As policymakers, some of you may have a clear definition of each of the components that make up a quality work-based learning program, but is your definition and conceptualization consistent with other policymakers in your state who may have varying views and interests?
As it turns out, the position you may find yourself in is similar to that of policymakers across the country. Many of our constituents attest to the range of interests, perspectives, and in some cases, visions of what constitutes quality work-based learning. Further, what high quality work-based learning looks like can vary from one state to another.
Currently, 28 state education agencies have a formal definition of work-based learning, and the components they use in their definitions vary widely. Having a single definition helps to inform a common understanding among all stakeholders across a state, which can create more consistent experiences for students.
A 2018 analysis conducted by American Institutes for Research (AIR) looked at the components state agencies and national organizations used in their definitions of work-based learning. There are some notable similarities and differences:
- Intentional knowledge and skill development. States and national organizations consistently hold that quality work-based learning involves both classroom and workplace learning that can be applied in both settings. For example, Minnesota’s definition emphasizes intentional knowledge and skill development through work-based learning.
- Connection between work experiences and classroom learning. Of the states and national organization with definitions, it is common to make explicit connections between classroom and workplace learning. For example, Kentucky’s definition emphasizes that learning taking place in the classroom supplements the learning taking place in the workplace, and vice versa.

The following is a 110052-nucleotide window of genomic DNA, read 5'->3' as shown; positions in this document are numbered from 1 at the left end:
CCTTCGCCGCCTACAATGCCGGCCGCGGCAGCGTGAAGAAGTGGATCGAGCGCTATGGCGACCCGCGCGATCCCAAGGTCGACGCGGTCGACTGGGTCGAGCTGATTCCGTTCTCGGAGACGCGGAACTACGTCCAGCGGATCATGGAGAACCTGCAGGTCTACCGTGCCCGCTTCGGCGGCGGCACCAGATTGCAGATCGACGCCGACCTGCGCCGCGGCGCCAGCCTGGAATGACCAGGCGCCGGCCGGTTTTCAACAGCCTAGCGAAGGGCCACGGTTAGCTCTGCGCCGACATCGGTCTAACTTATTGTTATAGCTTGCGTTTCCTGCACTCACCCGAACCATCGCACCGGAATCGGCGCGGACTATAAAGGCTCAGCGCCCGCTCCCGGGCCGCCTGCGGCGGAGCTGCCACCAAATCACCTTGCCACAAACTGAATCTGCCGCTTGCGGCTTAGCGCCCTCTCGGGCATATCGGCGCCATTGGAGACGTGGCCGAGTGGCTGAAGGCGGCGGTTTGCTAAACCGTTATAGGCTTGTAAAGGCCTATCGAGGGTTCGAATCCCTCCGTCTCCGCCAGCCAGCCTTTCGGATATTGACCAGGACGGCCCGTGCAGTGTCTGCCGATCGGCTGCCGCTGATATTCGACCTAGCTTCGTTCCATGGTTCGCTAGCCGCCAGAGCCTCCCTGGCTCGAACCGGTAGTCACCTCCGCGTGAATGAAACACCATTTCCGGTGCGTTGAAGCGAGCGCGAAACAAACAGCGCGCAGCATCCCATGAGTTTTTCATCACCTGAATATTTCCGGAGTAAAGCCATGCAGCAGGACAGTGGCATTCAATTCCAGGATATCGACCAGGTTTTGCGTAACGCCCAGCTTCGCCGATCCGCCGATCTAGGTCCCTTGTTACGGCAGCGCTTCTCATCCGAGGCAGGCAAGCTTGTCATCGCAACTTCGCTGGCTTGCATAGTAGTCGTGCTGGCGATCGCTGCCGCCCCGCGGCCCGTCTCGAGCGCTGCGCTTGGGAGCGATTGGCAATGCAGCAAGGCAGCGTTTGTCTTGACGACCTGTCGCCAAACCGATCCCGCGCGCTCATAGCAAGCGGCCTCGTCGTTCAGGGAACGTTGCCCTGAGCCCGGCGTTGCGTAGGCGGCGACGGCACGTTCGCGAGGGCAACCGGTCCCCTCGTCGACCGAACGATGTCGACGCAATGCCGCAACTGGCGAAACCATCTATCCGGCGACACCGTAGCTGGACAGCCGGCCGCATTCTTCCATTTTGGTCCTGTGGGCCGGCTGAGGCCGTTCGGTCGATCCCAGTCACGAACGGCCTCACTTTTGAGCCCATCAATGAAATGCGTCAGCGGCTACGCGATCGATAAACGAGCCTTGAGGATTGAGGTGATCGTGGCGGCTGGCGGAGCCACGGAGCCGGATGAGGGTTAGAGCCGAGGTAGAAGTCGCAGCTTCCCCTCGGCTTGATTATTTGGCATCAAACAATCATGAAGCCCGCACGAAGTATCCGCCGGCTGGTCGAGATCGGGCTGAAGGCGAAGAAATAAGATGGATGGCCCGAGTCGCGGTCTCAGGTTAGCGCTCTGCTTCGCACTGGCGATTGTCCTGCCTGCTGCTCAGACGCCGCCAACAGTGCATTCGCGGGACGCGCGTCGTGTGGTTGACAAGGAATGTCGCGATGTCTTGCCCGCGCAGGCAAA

- Mentoring. Both states and national organizations have identified the role of mentors who provide necessary support and learning outside of general classroom activities. For example, Illinois identifies mentoring as an essential component of work-based learning experiences.
- Identifying a continuum of activities. While some states may identify specific work-based learning experiences, it is not as common for states to identify work-based learning as a continuum of experiences over time. In a 2015 brief, Advance CTE suggests that a work-based learning continuum starts in the early grades with building students’ awareness of possible career options and continues into middle school and early high school with career exploration to inform student decision-making — culminating in a work-based learning experience, such as an internship or pre-apprenticeship.
- Assessing and measuring learning experiences. While assessment or measurement of work-based learning experiences may take place in states, it is currently not an active component of how they are defining or conceptualizing work-based learning. Seven national organizations emphasized the importance of assessing or measuring student learning in work-based learning experiences — from a student portfolio of work to an ongoing self-reflection process.
- Distinguishing types of work-based learning. States do not currently outline possible forms of work-based learning, which can contribute to, and the absence of explicit definitions can contribute to variations in quality and access for students. The Southern Regional Education Board suggests that work-based learning can take many forms, from job shadowing to registered apprenticeships.
While there are plenty of suggestions for creating quality in work-based learning experiences, not all the components are appropriate for all states. As with anything, a state definition of work-based learning and what it looks like in practice should consider the goals and vision of what a state is trying to achieve through these programs.